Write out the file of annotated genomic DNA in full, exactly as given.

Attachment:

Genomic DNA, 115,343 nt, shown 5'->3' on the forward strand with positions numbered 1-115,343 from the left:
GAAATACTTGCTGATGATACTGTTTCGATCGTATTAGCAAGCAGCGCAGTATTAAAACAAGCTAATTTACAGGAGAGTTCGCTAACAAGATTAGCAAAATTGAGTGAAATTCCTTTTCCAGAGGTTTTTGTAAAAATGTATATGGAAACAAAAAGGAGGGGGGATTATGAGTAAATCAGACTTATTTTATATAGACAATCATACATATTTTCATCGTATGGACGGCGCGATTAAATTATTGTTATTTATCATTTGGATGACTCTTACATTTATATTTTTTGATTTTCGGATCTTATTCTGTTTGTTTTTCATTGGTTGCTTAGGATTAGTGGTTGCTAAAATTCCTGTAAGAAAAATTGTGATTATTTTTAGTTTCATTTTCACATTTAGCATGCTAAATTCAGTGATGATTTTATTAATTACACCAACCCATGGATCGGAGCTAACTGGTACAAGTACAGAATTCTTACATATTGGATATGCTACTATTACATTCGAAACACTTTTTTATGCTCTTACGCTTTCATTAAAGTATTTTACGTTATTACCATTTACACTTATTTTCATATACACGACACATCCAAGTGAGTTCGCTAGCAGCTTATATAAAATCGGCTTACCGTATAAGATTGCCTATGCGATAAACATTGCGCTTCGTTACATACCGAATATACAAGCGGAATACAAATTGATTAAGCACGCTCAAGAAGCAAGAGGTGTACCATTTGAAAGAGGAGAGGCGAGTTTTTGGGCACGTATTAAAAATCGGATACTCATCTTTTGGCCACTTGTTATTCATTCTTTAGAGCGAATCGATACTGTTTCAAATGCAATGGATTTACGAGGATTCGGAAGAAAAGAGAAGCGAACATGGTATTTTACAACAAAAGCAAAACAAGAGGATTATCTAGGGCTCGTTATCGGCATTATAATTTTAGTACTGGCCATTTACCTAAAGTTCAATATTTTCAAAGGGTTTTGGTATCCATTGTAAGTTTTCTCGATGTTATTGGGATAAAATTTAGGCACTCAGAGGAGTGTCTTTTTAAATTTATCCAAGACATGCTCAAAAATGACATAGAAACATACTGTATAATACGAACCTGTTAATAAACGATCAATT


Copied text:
Genomic DNA, 115,343 nt, shown 5'->3' on the forward strand with positions numbered 1-115,343 from the left:
GAAATACTTGCTGATGATACTGTTTCGATCGTATTAGCAAGCAGCGCAGTATTAAAACAAGCTAATTTACAGGAGAGTTCGCTAACAAGATTAGCAAAATTGAGTGAAATTCCTTTTCCAGAGGTTTTTGTAAAAATGTATATGGAAACAAAAAGGAGGGGGGATTATGAGTAAATCAGACTTATTTTATATAGACAATCATACATATTTTCATCGTATGGACGGCGCGATTAAATTATTGTTATTTATCATTTGGATGACTCTTACATTTATATTTTTTGATTTTCGGATCTTATTCTGTTTGTTTTTCATTGGTTGCTTAGGATTAGTGGTTGCTAAAATTCCTGTAAGAAAAATTGTGATTATTTTTAGTTTCATTTTCACATTTAGCATGCTAAATTCAGTGATGATTTTATTAATTACACCAACCCATGGATCGGAGCTAACTGGTACAAGTACAGAATTCTTACATATTGGATATGCTACTATTACATTCGAAACACTTTTTTATGCTCTTACGCTTTCATTAAAGTATTTTACGTTATTACCATTTACACTTATTTTCATATACACGACACATCCAAGTGAGTTCGCTAGCAGCTTATATAAAATCGGCTTACCGTATAAGATTGCCTATGCGATAAACATTGCGCTTCGTTACATACCGAATATACAAGCGGAATACAAATTGATTAAGCACGCTCAAGAAGCAAGAGGTGTACCATTTGAAAGAGGAGAGGCGAGTTTTTGGGCACGTATTAAAAATCGGATACTCATCTTTTGGCCACTTGTTATTCATTCTTTAGAGCGAATCGATACTGTTTCAAATGCAATGGATTTACGAGGATTCGGAAGAAAAGAGAAGCGAACATGGTATTTTACAACAAAAGCAAAACAAGAGGATTATCTAGGGCTCGTTATCGGCATTATAATTTTAGTACTGGCCATTTACCTAAAGTTCAATATTTTCAAAGGGTTTTGGTATCCATTGTAAGTTTTCTCGATGTTATTGGGATAAAATTTAGGCACTCAGAGGAGTGTCTTTTTAAATTTATCCAAGACATGCTCAAAAATGACATAGAAACATACTGTATAATACGAACCTGTTAATAAACGATCAATT